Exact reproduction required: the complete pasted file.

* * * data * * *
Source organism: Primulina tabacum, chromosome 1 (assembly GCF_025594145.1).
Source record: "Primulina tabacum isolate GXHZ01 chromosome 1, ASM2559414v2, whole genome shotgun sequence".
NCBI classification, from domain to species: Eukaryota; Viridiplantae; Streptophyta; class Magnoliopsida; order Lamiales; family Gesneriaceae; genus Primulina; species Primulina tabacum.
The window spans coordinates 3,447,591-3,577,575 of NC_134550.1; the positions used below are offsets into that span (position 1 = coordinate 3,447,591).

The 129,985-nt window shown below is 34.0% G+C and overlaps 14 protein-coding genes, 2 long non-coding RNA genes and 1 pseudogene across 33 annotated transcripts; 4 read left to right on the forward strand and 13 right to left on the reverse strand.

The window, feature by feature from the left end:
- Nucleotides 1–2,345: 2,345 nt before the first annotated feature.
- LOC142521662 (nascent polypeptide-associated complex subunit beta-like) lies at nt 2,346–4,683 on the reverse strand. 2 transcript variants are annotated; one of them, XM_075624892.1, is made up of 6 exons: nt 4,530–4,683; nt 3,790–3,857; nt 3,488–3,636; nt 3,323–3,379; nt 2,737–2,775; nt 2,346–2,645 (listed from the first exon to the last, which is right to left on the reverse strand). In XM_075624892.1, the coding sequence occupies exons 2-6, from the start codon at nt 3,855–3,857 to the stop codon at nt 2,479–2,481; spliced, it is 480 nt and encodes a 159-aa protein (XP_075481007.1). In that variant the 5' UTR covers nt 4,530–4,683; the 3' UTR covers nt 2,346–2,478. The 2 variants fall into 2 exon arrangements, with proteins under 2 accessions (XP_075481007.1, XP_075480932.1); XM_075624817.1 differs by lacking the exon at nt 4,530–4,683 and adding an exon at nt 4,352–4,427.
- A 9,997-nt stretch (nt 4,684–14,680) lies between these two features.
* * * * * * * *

Source organism: Primulina tabacum, chromosome 1 (assembly GCF_025594145.1).
Source record: "Primulina tabacum isolate GXHZ01 chromosome 1, ASM2559414v2, whole genome shotgun sequence".
NCBI classification, from domain to species: Eukaryota; Viridiplantae; Streptophyta; class Magnoliopsida; order Lamiales; family Gesneriaceae; genus Primulina; species Primulina tabacum.
The window spans coordinates 3,447,591-3,577,575 of NC_134550.1; the positions used below are offsets into that span (position 1 = coordinate 3,447,591).

The 129,985-nt window shown below is 34.0% G+C and overlaps 14 protein-coding genes, 2 long non-coding RNA genes and 1 pseudogene across 33 annotated transcripts; 4 read left to right on the forward strand and 13 right to left on the reverse strand.

The window, feature by feature from the left end:
- Nucleotides 1–2,345: 2,345 nt before the first annotated feature.
- LOC142521662 (nascent polypeptide-associated complex subunit beta-like) lies at nt 2,346–4,683 on the reverse strand. 2 transcript variants are annotated; one of them, XM_075624892.1, is made up of 6 exons: nt 4,530–4,683; nt 3,790–3,857; nt 3,488–3,636; nt 3,323–3,379; nt 2,737–2,775; nt 2,346–2,645 (listed from the first exon to the last, which is right to left on the reverse strand). In XM_075624892.1, the coding sequence occupies exons 2-6, from the start codon at nt 3,855–3,857 to the stop codon at nt 2,479–2,481; spliced, it is 480 nt and encodes a 159-aa protein (XP_075481007.1). In that variant the 5' UTR covers nt 4,530–4,683; the 3' UTR covers nt 2,346–2,478. The 2 variants fall into 2 exon arrangements, with proteins under 2 accessions (XP_075481007.1, XP_075480932.1); XM_075624817.1 differs by lacking the exon at nt 4,530–4,683 and adding an exon at nt 4,352–4,427.
- A 9,997-nt stretch (nt 4,684–14,680) lies between these two features.